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Tragedies that Went under the Radar

Shutterstock.com / Andrey VP

Tragedies that Went under the Radar

In recent days, the world's eyes have turned to Paris as its people weather horrific tragedy: In a series of terrorist attacks Friday, Nov. 13, 129 people were killed and hundreds more injured. Chaos reigned in the city as venues including a concert hall, a sports stadium and restaurants were attacked by bombers and gunmen. As the city remains in a state of emergency, citizens of the world have responded with an outpouring of support for the people of France.

But Paris isn't the only site of tragedies this week. The horrors that happened Friday caught our attention because such things are rare in the City of Light, but around the world, others have suffered in incidents just as heartbreaking and senseless. While we remember the lives lost in Paris, we also take the time to remember victims of these other attacks.

Beirut: On Thursday, Nov. 12, a pair of suicide bombings rocked Beirut, leaving 43 dead and more than 200 wounded. The capital city of Lebanon, Beirut is no stranger to violence, with recent car bombings fresh in residents' memories. Indeed, the region sees daily violence, and Beirut is a temporary home to refugees from all over the Middle East who have escaped terrible situations in their home countries. This week's loss of dozens of lives brought chaos and heartbreak to an already-strained city. The city of Beirut was observing a national day of mourning when Friday's attacks in Paris took place, and as they saw social media light up with messages of support to Paris, the city's people felt forgotten by an international media that quickly swung its attention away from Beirut's losses.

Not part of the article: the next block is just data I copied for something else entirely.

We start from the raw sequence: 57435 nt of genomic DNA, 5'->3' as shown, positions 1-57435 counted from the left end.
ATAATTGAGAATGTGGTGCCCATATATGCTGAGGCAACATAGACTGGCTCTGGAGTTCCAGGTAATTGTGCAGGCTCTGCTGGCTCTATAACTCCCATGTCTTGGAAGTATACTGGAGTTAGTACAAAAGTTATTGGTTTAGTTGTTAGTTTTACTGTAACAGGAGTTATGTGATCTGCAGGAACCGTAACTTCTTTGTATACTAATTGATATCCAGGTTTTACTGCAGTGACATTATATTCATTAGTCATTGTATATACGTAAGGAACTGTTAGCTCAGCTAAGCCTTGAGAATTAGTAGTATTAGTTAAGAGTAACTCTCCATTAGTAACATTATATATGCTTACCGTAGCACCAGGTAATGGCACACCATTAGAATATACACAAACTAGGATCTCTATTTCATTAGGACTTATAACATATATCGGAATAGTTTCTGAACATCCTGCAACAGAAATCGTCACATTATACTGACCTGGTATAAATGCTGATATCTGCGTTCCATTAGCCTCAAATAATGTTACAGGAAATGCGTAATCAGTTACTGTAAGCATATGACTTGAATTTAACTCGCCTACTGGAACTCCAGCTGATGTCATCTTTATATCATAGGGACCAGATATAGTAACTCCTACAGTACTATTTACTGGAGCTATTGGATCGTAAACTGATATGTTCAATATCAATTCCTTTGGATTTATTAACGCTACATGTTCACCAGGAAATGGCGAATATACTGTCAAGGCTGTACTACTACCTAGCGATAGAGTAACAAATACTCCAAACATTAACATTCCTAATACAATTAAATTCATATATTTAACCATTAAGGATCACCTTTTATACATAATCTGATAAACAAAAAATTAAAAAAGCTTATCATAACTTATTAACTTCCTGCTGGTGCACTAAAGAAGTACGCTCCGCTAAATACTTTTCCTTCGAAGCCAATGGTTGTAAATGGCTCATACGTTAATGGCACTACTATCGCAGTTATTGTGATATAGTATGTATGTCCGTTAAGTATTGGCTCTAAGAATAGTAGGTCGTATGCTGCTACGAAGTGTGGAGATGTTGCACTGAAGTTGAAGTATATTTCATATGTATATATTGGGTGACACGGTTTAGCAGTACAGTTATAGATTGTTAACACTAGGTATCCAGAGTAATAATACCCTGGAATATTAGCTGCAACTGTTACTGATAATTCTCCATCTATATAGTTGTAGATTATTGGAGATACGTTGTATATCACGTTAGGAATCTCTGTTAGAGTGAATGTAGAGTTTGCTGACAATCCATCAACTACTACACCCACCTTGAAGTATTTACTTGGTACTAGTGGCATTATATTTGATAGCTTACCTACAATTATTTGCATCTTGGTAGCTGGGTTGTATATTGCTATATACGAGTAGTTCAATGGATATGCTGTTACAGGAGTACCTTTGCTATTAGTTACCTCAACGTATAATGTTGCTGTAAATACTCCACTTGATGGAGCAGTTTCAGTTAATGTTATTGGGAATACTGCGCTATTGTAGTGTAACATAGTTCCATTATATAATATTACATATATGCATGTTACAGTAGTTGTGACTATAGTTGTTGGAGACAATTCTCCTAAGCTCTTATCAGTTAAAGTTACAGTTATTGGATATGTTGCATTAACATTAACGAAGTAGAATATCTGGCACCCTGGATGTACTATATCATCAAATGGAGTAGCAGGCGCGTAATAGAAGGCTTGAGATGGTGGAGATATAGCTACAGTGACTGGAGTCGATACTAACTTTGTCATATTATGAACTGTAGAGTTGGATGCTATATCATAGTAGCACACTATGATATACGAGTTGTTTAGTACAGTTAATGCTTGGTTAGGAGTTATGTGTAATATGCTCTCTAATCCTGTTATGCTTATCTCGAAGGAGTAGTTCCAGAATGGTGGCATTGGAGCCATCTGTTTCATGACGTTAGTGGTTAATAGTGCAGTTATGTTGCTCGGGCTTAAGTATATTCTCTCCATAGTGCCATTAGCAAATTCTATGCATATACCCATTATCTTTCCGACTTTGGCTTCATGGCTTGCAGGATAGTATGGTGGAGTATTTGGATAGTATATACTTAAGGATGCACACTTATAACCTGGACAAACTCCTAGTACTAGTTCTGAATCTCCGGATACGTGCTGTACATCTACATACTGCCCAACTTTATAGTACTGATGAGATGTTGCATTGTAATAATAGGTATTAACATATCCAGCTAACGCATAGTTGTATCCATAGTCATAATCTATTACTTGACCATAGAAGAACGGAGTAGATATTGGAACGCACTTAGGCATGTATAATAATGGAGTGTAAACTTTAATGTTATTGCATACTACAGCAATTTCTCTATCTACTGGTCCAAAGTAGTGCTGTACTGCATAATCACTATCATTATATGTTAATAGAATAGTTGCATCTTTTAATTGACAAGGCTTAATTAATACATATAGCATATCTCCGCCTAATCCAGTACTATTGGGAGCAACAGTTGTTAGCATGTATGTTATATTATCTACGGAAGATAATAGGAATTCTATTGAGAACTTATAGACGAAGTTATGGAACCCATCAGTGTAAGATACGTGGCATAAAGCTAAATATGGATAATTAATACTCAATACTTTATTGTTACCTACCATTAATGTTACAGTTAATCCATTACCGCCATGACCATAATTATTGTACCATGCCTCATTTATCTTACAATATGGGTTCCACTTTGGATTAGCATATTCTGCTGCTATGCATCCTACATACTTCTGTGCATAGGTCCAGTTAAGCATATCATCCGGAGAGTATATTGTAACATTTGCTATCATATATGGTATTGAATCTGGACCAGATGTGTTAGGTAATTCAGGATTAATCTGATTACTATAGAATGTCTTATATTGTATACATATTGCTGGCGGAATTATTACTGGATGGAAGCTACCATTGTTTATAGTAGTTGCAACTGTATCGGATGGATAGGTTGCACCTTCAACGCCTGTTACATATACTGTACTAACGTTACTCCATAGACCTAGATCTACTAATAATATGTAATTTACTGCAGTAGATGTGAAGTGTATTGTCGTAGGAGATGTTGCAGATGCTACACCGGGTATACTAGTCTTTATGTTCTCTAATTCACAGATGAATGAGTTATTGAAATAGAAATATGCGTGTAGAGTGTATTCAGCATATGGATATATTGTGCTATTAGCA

Niger: Tens of thousands in central and western Africa have been killed by the extremist group Boko Haram in the last six years. Tens of thousands more have been displaced by Boko Haram's actions. It's a figure that can make the most recent murder of five people seem like a drop in the bucket, barely worth notice, when we should really be looking at it from the opposite perspective: Five more deaths make the awful death toll that much more tragic. The five who died Thursday, Nov. 12, were repelling a raid by Boko Haram on a small village, and the fighting force successfully repelled the attackers.

Baghdad: As we were glued to the news coming from Paris, at least 26 were killed in two attacks in Baghdad Friday, Nov. 13. Twenty-one of the dead were stuck down while attending a funeral, victims of a suicide bomber. The second attack, a roadside bomb at a Shiite shrine, killed at least five more. Dozens were wounded in the attacks, which came among regular, almost daily, attacks in a city in conflict.

When we go beyond the news of this week, we see still more similar deaths: 224 dead in the bombing of a Russian jet in October, 147 in a terrorist attack on a college in Kenya in April. When we do discuss these tragedies, the focus is often on the terrorists who perpetrated the awful deeds. Today, we're setting that aside to remember the many hundreds who died in these attacks – wherever they're from, all over the world.